This is the perfect time to encourage your local Catholic high school to apply. All schools benefit because they are compared to other Catholic high schools nationwide and are given a thorough evaluation to help them improve. Those schools that place in the Top 50 receive widespread recognition. Unfortunately, many fine schools are not recognized simply because no application is submitted. Your encouragement will ensure that this opportunity is not missed.
How do schools benefit?
- Evaluation: Each applicant receives comprehensive feedback
- Recognition and Impact: Top 50 schools see increased enrollment, energized staffs, media coverage, and a valuable marketing opportunity
- Scholarship: $2,000 drawing for online applicants
How Does it Work?
- Apply: 3 surveys = complete application
- Deadline: May 15
- Cost: Free to apply at www.chshonor.org.
- Award Announcement: Fall 2008
About the Honor Roll: The Catholic High School Honor Roll is a constructive award competition and evaluation program designed to recognize and encourage excellence in Catholic secondary education. It is sponsored by the Acton Institute, a non-profit education and research organization in Grand Rapids, Michigan and is overseen by a distinguished advisory board of prominent Catholic university presidents and scholars.
Each year the Honor Roll publishes a list of America’s Top 50 Catholic high schools, judged on the criteria of academic excellence, Catholic identity, and civic education. The list is published nationally as a resource for parents, schools, colleges, and donors. The Honor Roll is also an evaluation tool to help schools improve. Each applicant school receives a comprehensive assessment that offers feedback and shows where it stands amongst Catholic schools nationwide.
This year’s Catholic High School Honor Roll has been released. Go to Acton’s redesigned Honor Roll webpage to view both the top-50 and the category leader lists. The webpage also features a virtual newsroom that tracks news stories about Honor Roll schools.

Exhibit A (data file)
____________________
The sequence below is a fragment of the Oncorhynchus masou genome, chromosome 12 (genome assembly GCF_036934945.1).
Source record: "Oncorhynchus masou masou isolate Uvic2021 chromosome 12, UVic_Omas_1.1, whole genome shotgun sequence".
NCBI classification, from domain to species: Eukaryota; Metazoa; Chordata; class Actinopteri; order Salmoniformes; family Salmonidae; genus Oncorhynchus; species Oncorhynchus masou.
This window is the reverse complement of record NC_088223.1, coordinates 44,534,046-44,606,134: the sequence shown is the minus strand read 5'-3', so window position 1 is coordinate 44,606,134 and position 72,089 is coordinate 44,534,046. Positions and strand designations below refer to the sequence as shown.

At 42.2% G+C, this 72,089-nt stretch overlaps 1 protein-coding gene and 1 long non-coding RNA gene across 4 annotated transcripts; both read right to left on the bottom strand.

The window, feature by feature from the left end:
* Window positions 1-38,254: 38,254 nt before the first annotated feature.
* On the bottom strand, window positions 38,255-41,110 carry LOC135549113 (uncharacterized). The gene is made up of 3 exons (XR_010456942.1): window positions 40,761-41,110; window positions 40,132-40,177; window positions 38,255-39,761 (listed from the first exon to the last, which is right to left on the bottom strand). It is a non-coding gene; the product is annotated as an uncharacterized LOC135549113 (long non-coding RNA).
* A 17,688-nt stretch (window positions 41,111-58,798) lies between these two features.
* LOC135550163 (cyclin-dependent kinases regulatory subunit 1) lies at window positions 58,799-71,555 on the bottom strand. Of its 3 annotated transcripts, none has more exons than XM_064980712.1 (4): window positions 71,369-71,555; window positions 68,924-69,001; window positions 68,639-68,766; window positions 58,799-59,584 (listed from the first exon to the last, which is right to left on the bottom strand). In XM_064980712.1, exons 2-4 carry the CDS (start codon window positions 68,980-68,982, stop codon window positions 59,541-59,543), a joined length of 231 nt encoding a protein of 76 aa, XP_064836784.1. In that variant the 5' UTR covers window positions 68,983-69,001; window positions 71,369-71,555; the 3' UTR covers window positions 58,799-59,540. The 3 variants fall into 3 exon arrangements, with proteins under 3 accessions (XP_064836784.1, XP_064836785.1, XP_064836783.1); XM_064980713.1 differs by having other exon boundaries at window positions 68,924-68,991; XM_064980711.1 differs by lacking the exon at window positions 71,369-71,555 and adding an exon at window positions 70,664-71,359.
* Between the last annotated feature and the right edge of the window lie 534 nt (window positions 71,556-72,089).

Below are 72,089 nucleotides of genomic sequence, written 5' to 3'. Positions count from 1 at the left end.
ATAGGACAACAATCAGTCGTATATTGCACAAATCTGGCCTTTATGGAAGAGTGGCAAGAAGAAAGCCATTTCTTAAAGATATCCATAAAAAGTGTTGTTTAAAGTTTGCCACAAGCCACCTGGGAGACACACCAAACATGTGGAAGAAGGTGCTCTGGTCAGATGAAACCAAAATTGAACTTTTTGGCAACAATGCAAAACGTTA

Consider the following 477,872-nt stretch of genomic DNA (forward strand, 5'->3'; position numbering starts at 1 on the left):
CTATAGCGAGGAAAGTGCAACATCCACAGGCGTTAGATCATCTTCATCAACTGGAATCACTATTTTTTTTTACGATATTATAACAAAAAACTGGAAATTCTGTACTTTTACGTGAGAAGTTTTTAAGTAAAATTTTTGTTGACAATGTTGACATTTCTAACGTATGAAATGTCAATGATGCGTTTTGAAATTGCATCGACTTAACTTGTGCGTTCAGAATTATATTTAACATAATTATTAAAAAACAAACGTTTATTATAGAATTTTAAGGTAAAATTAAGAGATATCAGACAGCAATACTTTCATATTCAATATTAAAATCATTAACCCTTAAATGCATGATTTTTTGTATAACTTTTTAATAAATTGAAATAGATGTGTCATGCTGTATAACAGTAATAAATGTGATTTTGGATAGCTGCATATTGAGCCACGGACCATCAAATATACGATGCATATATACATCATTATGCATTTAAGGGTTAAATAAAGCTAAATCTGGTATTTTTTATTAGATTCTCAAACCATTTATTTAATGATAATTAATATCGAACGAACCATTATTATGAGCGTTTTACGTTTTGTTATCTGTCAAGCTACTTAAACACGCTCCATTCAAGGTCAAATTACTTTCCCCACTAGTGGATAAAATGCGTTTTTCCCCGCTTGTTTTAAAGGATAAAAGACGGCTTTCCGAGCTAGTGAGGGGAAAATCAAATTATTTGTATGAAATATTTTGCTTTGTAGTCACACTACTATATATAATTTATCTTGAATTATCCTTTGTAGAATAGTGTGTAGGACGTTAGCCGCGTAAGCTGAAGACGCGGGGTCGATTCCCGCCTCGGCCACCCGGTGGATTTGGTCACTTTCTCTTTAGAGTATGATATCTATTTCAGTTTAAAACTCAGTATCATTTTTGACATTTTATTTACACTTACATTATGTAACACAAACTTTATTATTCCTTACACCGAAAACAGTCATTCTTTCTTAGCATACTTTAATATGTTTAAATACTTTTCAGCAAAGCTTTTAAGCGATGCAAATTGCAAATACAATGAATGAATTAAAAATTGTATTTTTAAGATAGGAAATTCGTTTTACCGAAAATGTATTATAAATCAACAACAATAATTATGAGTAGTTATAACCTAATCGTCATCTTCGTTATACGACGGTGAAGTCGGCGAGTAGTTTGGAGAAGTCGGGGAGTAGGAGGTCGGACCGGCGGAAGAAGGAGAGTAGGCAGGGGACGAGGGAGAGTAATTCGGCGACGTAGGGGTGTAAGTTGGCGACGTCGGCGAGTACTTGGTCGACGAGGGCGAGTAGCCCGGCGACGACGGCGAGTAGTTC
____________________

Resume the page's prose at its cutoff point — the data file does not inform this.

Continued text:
The Honor Roll recognizes quality Catholic secondary schools across the nation. With it, Acton offers a unique evaluation system that assesses their overall quality based on the criteria of academic excellence, Catholic identity, and civic education. The annual top 50 list has gained national recognition and serves as a significant improvement motivator for Catholic high schools nationwide.
Competition to be listed on the Honor Roll intensified for the schools this year due to the increased number of applications received. “The Honor Roll has certainly developed a greater awareness among Catholics that excellence in Catholic education means more than just excelling in academics,” explained Honor Roll program officer Anthony Pienta. “The best schools also have a vibrant Catholic identity and offer a sound civic education program. Schools are reminded of the need for this balance each year the Honor Roll gets published.”
Acton thanks the numerous administrators, teachers, and other staff who completed surveys for this year’s Honor Roll. Your commitment to Catholic education makes a tremendous difference.
For Catholics, few doubt the importance of quality Catholic secondary education. However, many know that the current state of Catholic secondary education in America leaves much to be desired. The question that naturally rises is “what can concerned people do to enact serious improvement?”
The Acton Institute offers at least one solution. The Catholic High School Honor Roll is a unique evaluation system that assesses the overall quality of Catholic high schools based on academic excellence, Catholic identity, and civic education. Before the Honor Roll’s launch in 2004, there were no national evaluations for Catholic secondary schools.
Now, under the guidance of a notable advisory board, the annual top 50 list has become a “measuring stick” of sorts that honors schools for their good work and serves as a competitive motivator that helps schools continually strive for improvement.
It also generates significant national recognition for the schools and has proven to be a great resource for parents and others interested in Catholic education. Kyle L. Groos, principal of O’Gorman High School, said that the Honor Roll made “a huge impact within our community.” In an environment where parents are searching for quality Catholic education, “they want and need to know that we are considered one of the top Catholic high schools.” The Honor Roll has given schools the opportunity to help parents make the decision of where to send their children.
You can help support vibrant Catholic educational excellence and facilitate reform by encouraging schools in your area to apply for the Honor Roll. The deadline for applications is May 15. It involves no cost for you or the schools.